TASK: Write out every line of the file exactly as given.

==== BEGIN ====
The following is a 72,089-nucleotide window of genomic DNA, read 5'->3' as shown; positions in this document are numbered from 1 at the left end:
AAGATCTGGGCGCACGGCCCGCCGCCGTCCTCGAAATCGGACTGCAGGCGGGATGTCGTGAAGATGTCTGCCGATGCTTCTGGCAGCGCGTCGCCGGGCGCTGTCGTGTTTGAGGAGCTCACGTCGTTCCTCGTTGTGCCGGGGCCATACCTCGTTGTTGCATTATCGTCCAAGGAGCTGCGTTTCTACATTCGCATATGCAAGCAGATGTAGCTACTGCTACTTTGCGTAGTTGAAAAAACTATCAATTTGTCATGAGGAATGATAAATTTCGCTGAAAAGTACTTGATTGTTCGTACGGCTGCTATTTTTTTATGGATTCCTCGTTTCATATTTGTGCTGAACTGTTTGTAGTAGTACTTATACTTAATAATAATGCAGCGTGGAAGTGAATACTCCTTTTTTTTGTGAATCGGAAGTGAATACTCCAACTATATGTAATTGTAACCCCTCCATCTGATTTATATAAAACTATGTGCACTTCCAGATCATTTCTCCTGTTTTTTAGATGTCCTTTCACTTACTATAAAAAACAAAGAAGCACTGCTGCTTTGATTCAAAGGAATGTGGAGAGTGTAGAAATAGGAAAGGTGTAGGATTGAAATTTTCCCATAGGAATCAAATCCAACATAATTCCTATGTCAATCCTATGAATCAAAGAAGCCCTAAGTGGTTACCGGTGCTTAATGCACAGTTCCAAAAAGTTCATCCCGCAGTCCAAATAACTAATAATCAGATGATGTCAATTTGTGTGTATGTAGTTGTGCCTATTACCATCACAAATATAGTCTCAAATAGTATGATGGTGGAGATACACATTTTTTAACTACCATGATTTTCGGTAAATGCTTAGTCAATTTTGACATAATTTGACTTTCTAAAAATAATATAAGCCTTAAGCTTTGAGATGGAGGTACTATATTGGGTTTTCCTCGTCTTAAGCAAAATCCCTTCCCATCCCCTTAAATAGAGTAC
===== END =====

The following is a 72,089-nucleotide window of genomic DNA, read 5'->3' as shown; positions in this document are numbered from 1 at the left end:
AAGATCTGGGCGCACGGCCCGCCGCCGTCCTCGAAATCGGACTGCAGGCGGGATGTCGTGAAGATGTCTGCCGATGCTTCTGGCAGCGCGTCGCCGGGCGCTGTCGTGTTTGAGGAGCTCACGTCGTTCCTCGTTGTGCCGGGGCCATACCTCGTTGTTGCATTATCGTCCAAGGAGCTGCGTTTCTACATTCGCATATGCAAGCAGATGTAGCTACTGCTACTTTGCGTAGTTGAAAAAACTATCAATTTGTCATGAGGAATGATAAATTTCGCTGAAAAGTACTTGATTGTTCGTACGGCTGCTATTTTTTTATGGATTCCTCGTTTCATATTTGTGCTGAACTGTTTGTAGTAGTACTTATACTTAATAATAATGCAGCGTGGAAGTGAATACTCCTTTTTTTTGTGAATCGGAAGTGAATACTCCAACTATATGTAATTGTAACCCCTCCATCTGATTTATATAAAACTATGTGCACTTCCAGATCATTTCTCCTGTTTTTTAGATGTCCTTTCACTTACTATAAAAAACAAAGAAGCACTGCTGCTTTGATTCAAAGGAATGTGGAGAGTGTAGAAATAGGAAAGGTGTAGGATTGAAATTTTCCCATAGGAATCAAATCCAACATAATTCCTATGTCAATCCTATGAATCAAAGAAGCCCTAAGTGGTTACCGGTGCTTAATGCACAGTTCCAAAAAGTTCATCCCGCAGTCCAAATAACTAATAATCAGATGATGTCAATTTGTGTGTATGTAGTTGTGCCTATTACCATCACAAATATAGTCTCAAATAGTATGATGGTGGAGATACACATTTTTTAACTACCATGATTTTCGGTAAATGCTTAGTCAATTTTGACATAATTTGACTTTCTAAAAATAATATAAGCCTTAAGCTTTGAGATGGAGGTACTATATTGGGTTTTCCTCGTCTTAAGCAAAATCCCTTCCCATCCCCTTAAATAGAGTAC